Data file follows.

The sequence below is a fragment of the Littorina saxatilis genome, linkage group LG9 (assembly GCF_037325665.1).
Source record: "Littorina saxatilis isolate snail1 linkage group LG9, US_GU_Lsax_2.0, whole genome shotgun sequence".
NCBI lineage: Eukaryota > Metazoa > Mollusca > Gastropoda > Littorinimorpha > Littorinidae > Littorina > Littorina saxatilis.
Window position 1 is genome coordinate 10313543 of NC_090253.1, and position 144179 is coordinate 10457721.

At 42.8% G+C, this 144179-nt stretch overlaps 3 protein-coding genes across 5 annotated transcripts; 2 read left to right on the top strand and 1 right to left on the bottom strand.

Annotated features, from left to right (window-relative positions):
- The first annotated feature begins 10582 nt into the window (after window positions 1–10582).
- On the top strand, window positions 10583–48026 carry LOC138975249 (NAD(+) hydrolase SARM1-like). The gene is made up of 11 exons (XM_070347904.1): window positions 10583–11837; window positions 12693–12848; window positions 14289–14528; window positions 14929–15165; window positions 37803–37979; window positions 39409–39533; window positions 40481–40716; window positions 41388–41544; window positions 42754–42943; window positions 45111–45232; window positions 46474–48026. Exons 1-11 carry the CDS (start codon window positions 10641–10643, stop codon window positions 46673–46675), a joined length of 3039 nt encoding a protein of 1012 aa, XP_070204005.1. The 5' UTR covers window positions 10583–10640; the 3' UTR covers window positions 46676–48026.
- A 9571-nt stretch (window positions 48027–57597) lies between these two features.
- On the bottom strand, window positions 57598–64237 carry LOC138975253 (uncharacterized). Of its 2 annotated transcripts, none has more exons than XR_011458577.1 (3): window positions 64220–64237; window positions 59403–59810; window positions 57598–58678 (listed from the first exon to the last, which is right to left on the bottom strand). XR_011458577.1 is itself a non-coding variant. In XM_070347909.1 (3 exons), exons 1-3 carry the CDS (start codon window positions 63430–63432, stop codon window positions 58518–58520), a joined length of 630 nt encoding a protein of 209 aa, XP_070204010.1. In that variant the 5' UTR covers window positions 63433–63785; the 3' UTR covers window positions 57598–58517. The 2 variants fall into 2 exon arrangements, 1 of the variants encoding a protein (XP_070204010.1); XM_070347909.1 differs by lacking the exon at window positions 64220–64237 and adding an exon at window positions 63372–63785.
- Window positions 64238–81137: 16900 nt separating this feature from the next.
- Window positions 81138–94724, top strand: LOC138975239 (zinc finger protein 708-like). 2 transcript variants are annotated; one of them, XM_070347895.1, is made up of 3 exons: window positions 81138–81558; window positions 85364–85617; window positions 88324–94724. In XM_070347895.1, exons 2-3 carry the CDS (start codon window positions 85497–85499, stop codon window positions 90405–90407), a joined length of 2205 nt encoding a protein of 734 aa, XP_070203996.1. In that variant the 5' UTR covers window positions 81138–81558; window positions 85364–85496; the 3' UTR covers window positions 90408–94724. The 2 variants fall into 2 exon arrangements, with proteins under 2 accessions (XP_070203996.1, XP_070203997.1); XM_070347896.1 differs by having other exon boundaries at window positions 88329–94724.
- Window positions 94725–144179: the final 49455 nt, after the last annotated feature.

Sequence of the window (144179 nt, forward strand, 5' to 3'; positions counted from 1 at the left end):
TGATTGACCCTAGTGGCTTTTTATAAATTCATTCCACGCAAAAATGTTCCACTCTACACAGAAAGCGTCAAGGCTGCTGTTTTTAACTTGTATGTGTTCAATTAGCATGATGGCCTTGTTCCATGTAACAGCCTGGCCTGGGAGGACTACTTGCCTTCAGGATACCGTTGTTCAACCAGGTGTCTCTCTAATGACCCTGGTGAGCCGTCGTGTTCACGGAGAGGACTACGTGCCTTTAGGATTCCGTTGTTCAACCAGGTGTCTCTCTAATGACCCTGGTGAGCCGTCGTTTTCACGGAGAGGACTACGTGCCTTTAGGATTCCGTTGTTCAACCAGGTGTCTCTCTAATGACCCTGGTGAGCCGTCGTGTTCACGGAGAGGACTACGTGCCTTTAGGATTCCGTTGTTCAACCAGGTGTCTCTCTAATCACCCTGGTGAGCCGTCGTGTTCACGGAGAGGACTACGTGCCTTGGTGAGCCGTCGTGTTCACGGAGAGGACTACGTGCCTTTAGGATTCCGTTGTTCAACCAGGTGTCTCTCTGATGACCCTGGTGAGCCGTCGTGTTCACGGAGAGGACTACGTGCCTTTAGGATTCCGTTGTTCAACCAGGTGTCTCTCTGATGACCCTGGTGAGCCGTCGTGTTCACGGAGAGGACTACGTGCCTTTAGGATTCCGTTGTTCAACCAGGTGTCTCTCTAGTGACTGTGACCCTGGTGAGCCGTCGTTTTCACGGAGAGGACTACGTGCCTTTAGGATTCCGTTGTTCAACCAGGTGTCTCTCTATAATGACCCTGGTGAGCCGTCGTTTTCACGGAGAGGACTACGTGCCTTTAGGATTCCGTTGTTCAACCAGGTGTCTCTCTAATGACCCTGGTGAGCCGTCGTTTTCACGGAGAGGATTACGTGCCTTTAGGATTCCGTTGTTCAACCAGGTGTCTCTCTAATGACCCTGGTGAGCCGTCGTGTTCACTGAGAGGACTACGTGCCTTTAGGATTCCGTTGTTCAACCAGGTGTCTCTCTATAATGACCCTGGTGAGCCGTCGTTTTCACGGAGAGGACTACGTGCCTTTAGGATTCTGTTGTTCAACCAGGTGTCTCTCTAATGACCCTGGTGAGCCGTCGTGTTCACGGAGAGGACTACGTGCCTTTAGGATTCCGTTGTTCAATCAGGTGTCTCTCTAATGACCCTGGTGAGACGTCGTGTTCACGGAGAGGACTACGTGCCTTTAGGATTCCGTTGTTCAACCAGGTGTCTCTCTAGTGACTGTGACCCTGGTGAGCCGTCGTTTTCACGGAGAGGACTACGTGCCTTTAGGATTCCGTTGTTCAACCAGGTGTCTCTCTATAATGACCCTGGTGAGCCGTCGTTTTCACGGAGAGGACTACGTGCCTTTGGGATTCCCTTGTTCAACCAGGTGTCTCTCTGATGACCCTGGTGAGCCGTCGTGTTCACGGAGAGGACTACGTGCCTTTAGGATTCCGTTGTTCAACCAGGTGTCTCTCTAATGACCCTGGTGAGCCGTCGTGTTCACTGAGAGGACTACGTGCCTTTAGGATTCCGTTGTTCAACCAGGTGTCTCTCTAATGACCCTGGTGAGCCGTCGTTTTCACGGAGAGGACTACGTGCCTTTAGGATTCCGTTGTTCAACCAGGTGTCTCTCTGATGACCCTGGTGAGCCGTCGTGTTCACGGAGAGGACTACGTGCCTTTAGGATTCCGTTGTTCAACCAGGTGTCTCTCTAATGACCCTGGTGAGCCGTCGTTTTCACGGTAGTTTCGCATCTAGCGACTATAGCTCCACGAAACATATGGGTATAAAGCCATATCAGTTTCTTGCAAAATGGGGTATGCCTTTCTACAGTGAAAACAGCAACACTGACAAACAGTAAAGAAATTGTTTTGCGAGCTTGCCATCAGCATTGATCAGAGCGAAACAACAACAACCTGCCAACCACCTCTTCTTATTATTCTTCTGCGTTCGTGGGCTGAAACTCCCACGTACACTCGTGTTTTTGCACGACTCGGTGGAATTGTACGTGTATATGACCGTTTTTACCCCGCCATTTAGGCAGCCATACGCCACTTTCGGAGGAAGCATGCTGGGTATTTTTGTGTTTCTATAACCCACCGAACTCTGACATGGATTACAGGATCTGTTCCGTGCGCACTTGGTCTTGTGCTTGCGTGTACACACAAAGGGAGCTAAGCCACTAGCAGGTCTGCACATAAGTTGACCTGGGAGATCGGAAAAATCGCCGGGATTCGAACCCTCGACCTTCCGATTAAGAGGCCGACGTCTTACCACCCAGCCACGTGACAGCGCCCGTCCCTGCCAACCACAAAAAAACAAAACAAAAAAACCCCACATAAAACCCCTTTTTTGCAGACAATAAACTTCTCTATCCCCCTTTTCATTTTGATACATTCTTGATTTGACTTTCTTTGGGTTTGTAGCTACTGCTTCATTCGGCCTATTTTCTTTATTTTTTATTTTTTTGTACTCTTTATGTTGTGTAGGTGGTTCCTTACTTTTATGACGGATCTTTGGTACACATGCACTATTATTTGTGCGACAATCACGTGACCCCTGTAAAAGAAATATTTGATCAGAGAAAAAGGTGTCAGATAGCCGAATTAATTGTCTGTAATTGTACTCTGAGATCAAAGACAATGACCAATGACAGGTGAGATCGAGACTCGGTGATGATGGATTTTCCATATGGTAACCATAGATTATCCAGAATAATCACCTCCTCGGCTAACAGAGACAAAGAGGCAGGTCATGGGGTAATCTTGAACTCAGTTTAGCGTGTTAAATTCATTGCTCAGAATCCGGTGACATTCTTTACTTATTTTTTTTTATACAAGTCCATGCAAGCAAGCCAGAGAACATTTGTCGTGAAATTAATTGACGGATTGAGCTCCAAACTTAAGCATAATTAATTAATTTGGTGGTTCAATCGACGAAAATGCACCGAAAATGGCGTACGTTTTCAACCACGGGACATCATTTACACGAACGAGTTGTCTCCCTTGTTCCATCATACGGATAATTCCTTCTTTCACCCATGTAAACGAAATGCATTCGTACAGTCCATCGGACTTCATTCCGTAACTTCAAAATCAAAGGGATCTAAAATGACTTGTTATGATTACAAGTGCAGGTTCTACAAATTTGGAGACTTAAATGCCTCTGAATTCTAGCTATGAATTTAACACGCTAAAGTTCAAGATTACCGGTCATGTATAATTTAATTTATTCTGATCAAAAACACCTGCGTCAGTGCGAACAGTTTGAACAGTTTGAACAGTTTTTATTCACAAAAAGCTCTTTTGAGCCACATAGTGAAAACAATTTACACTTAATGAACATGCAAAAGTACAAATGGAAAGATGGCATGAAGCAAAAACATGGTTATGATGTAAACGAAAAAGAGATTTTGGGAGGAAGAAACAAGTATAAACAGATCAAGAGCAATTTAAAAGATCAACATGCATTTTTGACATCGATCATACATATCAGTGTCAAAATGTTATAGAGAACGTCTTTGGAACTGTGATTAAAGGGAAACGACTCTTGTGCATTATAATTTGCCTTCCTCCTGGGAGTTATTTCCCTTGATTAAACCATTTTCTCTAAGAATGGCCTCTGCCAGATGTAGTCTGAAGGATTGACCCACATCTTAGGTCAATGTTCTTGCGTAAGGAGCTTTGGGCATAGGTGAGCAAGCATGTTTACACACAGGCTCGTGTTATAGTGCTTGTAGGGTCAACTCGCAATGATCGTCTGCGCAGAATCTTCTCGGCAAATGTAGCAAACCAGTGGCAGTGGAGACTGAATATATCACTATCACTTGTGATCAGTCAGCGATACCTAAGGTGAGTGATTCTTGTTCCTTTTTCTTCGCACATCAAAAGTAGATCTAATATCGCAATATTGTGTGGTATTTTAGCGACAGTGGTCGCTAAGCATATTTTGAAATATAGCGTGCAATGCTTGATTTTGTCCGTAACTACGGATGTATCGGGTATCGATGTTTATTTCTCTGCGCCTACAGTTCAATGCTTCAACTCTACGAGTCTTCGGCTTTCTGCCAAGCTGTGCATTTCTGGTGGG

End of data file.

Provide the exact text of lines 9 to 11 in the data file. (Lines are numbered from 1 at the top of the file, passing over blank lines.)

- A 9571-nt stretch (window positions 48027–57597) lies between these two features.
- On the bottom strand, window positions 57598–64237 carry LOC138975253 (uncharacterized). Of its 2 annotated transcripts, none has more exons than XR_011458577.1 (3): window positions 64220–64237; window positions 59403–59810; window positions 57598–58678 (listed from the first exon to the last, which is right to left on the bottom strand). XR_011458577.1 is itself a non-coding variant. In XM_070347909.1 (3 exons), exons 1-3 carry the CDS (start codon window positions 63430–63432, stop codon window positions 58518–58520), a joined length of 630 nt encoding a protein of 209 aa, XP_070204010.1. In that variant the 5' UTR covers window positions 63433–63785; the 3' UTR covers window positions 57598–58517. The 2 variants fall into 2 exon arrangements, 1 of the variants encoding a protein (XP_070204010.1); XM_070347909.1 differs by lacking the exon at window positions 64220–64237 and adding an exon at window positions 63372–63785.
- Window positions 64238–81137: 16900 nt separating this feature from the next.